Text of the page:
Rapidly Growing Group of Unhappy Taxpayers Eyes Reform
A group of Fair Lawn residents is hoping to make a push for elected officials to rethink the way they fund government and public education.
What began last week as a tax conversation among friends during a post-op surgery visit has, just days later, transformed into a local movement with an action plan, goals and a Facebook group that already boasts more than 220 members.
This week alone, the "Unhappy Taxpayers of Fair Lawn NJ," have met face-to-face with the mayor, borough manager and tax assessor; packed a council work session to pepper elected officials with questions; and pored through swaths of tax and budgetary data publicly available online.
The group is holding a meeting Thursday night to discuss its next course of action: engaging the Board of Education and crafting a petition to the state asking it to audit the board.
"Our goal is to make the Council and Board Of Education accept the new reality – the weak economy is here to stay for years," group leader Sergey Karpov wrote in an email. "They cannot sustain budgets by raising taxes on financially struggling population and businesses. There is no growth to offset negative effects from taxes. They must find a way to bring down cost by all possible means."
Other than engaging the board and petitioning the state, Karpov said the group also plans to stump for any cost-conscious school board candidates running in the upcoming November election and work with the council on a borough survey being mailed out to residents.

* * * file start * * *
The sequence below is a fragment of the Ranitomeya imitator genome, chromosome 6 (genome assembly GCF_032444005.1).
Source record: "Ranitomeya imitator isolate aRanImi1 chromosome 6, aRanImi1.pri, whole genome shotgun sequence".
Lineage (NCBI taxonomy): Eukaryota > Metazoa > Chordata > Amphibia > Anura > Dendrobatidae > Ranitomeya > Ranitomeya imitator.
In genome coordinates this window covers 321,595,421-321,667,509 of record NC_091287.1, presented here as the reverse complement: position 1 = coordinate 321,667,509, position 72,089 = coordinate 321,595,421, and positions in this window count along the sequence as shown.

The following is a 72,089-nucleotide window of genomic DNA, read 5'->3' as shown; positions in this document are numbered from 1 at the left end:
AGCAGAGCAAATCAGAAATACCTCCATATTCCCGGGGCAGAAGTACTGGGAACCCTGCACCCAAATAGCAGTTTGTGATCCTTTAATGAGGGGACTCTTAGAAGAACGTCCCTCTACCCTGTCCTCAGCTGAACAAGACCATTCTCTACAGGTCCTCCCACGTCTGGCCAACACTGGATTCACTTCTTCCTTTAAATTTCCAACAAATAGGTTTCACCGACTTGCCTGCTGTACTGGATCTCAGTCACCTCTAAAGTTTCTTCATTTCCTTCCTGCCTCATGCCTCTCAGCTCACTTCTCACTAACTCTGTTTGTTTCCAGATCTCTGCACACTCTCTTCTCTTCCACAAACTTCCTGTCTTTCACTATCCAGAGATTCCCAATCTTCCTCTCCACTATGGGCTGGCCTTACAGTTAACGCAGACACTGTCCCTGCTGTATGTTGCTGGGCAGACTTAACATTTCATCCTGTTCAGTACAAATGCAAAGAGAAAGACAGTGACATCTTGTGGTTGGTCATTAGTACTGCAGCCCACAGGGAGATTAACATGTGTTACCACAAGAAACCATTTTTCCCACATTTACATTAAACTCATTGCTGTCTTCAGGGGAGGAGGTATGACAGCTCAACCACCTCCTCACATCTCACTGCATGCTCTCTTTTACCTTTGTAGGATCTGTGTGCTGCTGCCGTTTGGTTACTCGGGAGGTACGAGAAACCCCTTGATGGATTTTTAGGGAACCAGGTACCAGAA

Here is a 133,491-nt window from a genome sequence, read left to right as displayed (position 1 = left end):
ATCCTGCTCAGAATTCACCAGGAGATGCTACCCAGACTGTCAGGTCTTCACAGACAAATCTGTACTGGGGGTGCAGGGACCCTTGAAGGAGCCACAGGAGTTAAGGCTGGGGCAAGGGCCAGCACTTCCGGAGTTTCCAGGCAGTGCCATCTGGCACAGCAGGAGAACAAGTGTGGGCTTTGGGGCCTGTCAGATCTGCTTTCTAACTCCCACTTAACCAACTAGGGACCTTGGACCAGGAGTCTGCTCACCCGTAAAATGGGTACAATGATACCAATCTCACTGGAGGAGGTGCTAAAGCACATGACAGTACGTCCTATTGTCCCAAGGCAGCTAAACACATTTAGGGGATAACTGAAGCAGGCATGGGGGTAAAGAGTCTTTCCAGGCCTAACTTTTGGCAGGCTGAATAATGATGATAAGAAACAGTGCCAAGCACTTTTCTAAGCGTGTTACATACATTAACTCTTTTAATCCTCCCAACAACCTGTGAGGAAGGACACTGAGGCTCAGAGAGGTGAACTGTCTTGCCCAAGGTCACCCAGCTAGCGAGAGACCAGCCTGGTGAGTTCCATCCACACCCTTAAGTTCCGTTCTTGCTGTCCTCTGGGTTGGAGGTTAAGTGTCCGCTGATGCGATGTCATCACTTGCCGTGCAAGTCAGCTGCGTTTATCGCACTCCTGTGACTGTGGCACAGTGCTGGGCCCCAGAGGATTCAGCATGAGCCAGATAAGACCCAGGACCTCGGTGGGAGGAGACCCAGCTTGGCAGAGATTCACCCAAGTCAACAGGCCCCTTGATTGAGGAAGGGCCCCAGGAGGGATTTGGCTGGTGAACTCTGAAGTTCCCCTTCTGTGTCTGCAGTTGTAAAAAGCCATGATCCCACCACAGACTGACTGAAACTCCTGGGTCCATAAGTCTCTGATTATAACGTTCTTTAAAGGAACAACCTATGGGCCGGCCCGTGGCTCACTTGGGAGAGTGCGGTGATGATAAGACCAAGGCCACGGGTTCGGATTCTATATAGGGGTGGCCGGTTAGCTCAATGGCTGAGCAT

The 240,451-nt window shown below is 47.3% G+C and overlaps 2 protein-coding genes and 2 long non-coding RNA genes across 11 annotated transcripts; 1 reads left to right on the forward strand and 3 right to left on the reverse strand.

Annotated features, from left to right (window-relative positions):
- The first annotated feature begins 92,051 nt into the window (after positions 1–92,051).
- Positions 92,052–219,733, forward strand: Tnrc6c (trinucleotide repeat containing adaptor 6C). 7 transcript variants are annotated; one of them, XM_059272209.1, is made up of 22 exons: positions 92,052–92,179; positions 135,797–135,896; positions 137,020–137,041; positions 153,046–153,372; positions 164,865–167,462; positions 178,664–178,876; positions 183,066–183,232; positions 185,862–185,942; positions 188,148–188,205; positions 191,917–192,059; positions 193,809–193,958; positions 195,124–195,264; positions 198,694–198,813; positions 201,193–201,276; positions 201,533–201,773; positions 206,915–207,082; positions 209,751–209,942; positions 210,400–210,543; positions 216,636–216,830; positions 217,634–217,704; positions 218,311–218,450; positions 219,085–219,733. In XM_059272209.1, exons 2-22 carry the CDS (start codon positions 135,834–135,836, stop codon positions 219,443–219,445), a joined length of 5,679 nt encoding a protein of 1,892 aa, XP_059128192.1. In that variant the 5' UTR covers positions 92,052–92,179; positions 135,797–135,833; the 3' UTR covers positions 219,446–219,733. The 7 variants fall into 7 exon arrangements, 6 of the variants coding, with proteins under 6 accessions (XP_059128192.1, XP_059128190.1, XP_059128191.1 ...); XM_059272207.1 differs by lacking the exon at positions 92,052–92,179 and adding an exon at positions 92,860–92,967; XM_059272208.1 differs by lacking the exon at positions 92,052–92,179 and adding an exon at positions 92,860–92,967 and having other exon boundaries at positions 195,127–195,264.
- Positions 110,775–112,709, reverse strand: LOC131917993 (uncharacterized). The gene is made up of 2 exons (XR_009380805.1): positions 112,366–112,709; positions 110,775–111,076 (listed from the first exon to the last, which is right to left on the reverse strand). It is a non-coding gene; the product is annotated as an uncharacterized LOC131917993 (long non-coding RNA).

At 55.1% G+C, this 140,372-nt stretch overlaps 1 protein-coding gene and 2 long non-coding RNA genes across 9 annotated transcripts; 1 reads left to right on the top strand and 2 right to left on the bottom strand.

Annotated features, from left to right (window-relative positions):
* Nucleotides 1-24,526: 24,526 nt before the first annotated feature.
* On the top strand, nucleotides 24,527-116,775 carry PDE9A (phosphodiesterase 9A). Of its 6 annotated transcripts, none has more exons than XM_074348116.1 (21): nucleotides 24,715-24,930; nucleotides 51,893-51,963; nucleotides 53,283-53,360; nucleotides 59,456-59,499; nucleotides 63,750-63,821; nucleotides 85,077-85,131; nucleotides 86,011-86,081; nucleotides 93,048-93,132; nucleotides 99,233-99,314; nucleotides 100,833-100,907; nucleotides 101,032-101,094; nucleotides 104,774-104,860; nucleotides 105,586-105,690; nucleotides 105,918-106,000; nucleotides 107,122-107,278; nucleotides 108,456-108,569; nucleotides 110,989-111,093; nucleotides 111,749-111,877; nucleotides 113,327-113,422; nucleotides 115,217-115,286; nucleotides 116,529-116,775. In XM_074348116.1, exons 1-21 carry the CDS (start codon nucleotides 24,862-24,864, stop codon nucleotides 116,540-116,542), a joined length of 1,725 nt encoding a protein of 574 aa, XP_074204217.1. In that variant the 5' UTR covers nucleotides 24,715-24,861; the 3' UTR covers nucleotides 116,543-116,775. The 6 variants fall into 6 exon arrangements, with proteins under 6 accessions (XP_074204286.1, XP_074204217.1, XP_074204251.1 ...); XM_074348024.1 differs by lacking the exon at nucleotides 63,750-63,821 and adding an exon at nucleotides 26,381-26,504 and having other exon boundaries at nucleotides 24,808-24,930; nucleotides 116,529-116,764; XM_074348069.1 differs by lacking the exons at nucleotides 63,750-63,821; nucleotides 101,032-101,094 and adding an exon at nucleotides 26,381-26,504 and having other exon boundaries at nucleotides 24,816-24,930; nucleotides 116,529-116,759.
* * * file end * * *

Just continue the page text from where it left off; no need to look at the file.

He said he fears that if Fair Lawn doesn't shed its new reputation of being "the most taxed town around," it risks undermining the the borough's economy and business community.
"Such fame alone will bring down property values and chase out businesses," he said. "During weak economy, [they] increase tax rate to support inflated budgets. During strong economy [they] inflate budgets to justify bigger tax revenue from raising properties. [They] are successive Fair Lawn administrations and Boards of Education who saw our taxes go up at least 100% over the last 10 years."
Karpov, like many of the group's founding core, is a member of Fair Lawn's burgeoning Russian community who are now learning the intricacies of American municipal government on the fly. He came to America with his wife, Kate, 16 years ago and settled in Fair Lawn a dozen years ago.
Borough manager Tom Metzler, who met with the group on Monday, said he understood the group's frustrations and appreciated its concerns.
“Any time residents engage with their government and their elected officials, I think that’s a good thing," he said. "When people can sit down and are willing to really understand the process. That’s a good thing.”
Metzler said he thought members of the group asked great questions that allowed him and other borough officials who attended the gathering to explain certain initiatives that the borough had already undertaken to reduce costs.
"It gave us an opportunity to make them aware of some of the things that they were not aware of," he said. "That doesn’t mean we all held hands and sang Kumbayah when we got done. They still have issues, but I think they realize that some of that frustration has to be vented to other agencies. We collect taxes for the board of education, we collect taxes for the county, it all gets added up together in that tax bill that you get.”
The group's plan to engage the board of education begins in earnest next Thursday when its members plan to attend the board's July 19 public meeting and speak with superintendent Bruce Watson.